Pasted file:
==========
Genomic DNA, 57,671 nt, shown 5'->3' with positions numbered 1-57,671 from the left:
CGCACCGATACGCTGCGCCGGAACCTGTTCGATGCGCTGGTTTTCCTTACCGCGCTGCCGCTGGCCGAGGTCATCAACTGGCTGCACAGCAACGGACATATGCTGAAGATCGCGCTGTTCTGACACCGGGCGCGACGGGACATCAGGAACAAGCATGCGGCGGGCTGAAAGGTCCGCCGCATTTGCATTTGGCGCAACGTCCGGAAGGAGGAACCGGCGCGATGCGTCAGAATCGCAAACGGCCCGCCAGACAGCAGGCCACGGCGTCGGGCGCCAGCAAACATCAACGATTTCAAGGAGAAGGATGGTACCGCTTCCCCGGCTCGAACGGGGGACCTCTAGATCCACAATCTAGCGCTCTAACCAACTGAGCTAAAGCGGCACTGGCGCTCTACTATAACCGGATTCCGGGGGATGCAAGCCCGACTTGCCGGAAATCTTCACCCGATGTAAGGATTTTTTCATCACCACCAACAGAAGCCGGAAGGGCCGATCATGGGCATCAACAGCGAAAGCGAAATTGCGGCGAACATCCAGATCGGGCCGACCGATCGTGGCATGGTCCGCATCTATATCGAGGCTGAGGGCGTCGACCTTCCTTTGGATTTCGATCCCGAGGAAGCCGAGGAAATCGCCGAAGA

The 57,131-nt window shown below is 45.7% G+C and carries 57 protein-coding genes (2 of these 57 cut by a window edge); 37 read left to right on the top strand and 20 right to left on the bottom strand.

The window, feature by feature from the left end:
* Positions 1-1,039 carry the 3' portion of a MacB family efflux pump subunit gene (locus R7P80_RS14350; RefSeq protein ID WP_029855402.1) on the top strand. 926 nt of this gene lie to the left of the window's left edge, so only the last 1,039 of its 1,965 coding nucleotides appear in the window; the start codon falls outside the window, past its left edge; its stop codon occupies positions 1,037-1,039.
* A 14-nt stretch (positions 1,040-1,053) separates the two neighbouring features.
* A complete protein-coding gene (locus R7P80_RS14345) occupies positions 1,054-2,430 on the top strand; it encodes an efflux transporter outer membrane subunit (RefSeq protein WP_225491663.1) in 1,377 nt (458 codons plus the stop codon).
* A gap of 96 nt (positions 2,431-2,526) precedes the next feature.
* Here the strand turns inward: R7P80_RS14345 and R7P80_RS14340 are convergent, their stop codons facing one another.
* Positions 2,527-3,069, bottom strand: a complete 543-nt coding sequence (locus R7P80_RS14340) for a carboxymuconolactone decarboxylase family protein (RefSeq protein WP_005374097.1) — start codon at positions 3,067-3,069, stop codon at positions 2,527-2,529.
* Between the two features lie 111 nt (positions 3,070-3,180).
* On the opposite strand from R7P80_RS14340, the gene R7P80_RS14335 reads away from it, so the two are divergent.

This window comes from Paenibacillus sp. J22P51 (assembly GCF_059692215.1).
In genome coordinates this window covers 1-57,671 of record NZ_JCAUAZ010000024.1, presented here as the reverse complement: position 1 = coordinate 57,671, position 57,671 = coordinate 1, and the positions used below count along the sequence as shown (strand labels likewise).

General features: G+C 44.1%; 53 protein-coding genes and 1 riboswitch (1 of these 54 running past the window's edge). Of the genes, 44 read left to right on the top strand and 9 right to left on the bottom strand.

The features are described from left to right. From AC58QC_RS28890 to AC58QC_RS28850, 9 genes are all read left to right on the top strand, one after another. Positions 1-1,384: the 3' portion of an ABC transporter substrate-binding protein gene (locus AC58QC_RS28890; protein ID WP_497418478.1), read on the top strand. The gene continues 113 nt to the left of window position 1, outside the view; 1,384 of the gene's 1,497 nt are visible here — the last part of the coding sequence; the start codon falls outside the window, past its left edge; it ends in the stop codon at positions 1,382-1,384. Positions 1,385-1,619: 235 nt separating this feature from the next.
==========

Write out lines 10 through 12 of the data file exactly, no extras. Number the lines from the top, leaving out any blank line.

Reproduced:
* Positions 2,527-3,069, bottom strand: a complete 543-nt coding sequence (locus R7P80_RS14340) for a carboxymuconolactone decarboxylase family protein (RefSeq protein WP_005374097.1) — start codon at positions 3,067-3,069, stop codon at positions 2,527-2,529.
* Between the two features lie 111 nt (positions 3,070-3,180).
* On the opposite strand from R7P80_RS14340, the gene R7P80_RS14335 reads away from it, so the two are divergent.